Survival of the fittest: how the 2020 pandemic affected retail

By Richard Clarke, - Retail

In all my 30 years in retail, I have never seen anything as singularly destructive, disruptive and market-changing as the 2020 COVID-19 pandemic.

You don’t need me to tell you it was a crisis on a truly global scale, a year on from the first lockdowns, countries across the world are still reeling from the containment measures that forced businesses to shut their doors and lay off staff.

Retail, in many ways, was the hardest hit sector. Although grocery retail remained buoyant feeding the nations, many high streets were left barren and shopping malls empty.

As customers began to slowly trickle back, retailers needed to kickstart their cash flow and adapt to a significantly changed environment. For some that meant driving store traffic with tempting promotions, giving confidence to shoppers to shop and store colleagues to work with new health and safety measures, or investment in online to offline capabilities to appeal to new ‘online-savvy’ consumer – and for others, it meant all three.

Crisis management was the phrase on everyone’s lips. But there’s something else that is equally as important: crisis innovation.

Pandemic retailing

As the world has started to open up, there almost seems to be a standard, out-of-the-box pandemic retailing approach for getting businesses back on their feet.

Part of this has included making the environment as safe as possible. Actions like widening aisles, introducing one-way systems, and using more self-service technology. In many geographies, retailers are enabling customers to scan items and pay using their phones, meaning they can bypass payment terminals and checkout ‘contact’ altogether.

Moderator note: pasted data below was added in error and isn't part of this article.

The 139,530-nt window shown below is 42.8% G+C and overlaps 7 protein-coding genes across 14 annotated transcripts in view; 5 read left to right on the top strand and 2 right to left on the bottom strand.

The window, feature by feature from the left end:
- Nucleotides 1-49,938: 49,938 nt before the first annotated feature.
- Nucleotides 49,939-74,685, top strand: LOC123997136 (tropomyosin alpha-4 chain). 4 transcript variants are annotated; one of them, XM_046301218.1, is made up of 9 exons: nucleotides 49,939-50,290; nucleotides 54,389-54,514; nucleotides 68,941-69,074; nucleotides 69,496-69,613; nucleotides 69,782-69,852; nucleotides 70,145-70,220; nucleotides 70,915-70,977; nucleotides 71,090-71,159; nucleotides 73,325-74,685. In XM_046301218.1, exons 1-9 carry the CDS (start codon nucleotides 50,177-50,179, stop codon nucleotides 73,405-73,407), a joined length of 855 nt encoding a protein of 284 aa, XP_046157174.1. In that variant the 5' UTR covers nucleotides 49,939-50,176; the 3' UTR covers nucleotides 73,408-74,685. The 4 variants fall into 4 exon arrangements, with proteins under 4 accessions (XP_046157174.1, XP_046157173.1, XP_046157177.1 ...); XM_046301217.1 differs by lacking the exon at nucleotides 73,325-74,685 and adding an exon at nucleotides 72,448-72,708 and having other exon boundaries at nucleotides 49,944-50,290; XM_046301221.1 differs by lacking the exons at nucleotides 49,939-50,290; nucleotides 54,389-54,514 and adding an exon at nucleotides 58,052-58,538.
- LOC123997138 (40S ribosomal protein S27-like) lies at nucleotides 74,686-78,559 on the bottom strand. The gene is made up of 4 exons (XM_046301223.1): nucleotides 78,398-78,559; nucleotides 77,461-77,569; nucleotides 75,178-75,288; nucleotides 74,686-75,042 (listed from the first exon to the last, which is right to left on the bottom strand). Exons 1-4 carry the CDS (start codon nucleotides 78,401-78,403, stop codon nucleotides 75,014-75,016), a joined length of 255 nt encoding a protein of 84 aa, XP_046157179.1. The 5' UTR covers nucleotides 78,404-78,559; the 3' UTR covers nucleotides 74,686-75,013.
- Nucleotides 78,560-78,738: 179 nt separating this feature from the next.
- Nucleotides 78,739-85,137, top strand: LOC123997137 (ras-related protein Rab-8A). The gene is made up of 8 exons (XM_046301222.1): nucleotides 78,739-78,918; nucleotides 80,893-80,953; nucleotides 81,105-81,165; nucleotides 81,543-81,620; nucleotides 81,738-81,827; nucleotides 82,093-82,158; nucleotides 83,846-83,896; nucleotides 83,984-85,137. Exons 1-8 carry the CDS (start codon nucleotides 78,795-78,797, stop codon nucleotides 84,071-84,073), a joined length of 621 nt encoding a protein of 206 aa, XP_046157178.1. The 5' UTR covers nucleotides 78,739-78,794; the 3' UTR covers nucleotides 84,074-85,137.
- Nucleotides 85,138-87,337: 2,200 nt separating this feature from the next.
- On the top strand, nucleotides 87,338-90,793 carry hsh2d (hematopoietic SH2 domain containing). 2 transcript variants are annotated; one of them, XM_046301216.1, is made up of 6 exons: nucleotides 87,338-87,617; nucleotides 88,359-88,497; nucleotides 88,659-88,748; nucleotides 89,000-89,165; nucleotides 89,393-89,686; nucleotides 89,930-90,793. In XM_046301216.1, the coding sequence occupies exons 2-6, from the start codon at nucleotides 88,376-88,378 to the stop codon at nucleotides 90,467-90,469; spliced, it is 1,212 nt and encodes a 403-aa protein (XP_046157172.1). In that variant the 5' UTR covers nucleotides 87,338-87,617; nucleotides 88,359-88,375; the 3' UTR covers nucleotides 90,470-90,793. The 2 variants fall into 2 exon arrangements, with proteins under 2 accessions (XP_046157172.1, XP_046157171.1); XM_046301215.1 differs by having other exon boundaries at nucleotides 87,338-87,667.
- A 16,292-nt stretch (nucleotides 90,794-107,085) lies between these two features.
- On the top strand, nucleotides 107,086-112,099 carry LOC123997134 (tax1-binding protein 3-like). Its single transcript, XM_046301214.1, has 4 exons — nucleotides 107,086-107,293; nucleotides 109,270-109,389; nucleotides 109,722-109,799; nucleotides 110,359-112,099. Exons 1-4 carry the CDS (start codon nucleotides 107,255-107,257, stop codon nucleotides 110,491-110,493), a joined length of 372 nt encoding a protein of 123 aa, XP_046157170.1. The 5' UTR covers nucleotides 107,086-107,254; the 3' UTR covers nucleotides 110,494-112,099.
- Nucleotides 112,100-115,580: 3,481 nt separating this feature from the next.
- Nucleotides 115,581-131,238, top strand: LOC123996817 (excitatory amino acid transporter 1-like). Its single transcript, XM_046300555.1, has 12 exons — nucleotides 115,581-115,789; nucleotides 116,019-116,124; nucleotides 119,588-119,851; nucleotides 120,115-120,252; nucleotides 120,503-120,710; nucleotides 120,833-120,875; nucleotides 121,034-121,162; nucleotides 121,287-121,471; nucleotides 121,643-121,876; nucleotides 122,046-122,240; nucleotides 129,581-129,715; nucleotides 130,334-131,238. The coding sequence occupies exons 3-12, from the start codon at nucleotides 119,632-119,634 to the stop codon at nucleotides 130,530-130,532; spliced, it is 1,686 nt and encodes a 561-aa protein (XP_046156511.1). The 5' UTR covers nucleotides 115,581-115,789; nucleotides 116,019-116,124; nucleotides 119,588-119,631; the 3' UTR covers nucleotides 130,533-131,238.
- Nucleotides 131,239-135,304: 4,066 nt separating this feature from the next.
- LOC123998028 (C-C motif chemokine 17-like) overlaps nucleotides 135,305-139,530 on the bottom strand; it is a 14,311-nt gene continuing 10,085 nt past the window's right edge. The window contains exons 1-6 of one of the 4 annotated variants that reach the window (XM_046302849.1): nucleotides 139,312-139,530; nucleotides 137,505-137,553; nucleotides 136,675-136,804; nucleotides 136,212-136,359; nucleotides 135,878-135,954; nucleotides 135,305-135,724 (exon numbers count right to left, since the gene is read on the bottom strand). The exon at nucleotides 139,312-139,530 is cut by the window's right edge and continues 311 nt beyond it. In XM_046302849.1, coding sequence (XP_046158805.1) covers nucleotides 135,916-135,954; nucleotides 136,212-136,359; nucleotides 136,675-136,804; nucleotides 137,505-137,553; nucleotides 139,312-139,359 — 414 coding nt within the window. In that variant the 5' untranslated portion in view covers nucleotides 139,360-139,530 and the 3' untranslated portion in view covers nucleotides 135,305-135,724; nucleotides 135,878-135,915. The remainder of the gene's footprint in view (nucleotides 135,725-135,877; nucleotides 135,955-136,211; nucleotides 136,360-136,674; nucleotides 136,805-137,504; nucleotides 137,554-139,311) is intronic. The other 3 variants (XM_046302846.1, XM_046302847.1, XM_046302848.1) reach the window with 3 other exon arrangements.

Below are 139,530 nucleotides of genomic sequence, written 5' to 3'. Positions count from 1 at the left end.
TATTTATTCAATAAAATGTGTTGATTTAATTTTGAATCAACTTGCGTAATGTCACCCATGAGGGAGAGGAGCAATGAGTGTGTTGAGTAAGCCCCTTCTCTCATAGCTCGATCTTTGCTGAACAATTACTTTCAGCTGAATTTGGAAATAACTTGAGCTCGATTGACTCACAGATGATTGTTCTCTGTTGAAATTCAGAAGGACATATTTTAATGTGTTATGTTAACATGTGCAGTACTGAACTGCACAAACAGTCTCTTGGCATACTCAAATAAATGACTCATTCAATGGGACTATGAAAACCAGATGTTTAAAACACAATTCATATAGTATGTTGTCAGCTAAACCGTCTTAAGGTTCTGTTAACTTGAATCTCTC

Delivery is another area where there has been a fairly standardized response. Simply put, more customers are ordering online, and retailers need to meet demand. This has meant businesses like Tesco, Kroger in the US, and Woolworths in Australia have increased their delivery slots and deployed more staff for picking and packing.

More retailers have also been partnering with the likes of Deliveroo and Uber to speed up delivery and provide greater convenience as shoppers feel uncomfortable about returning to stores. This has traditionally been an unattractive option for retailers – loss of brand control on the ‘last mile’ service and loss of valuable margin.

But at the end of the day, needs must. The big question is, post-pandemic, will they continue their partnerships, or improve their own delivery capabilities? I suspect partnerships will continue in the short-medium term as retailers work out their future models. Going forward flexibility to evolve to a changing environment will be key.

Doom and bloom

We all know there will be painful repercussions from this pandemic which will affect businesses and workers alike. However, I don’t think the damage will be existential. Retail will survive, human beings need social contact, shops will focus on their core experiential purpose, and the high street will flourish once more – but in a nod to Darwin, it’s only the fittest that will survive.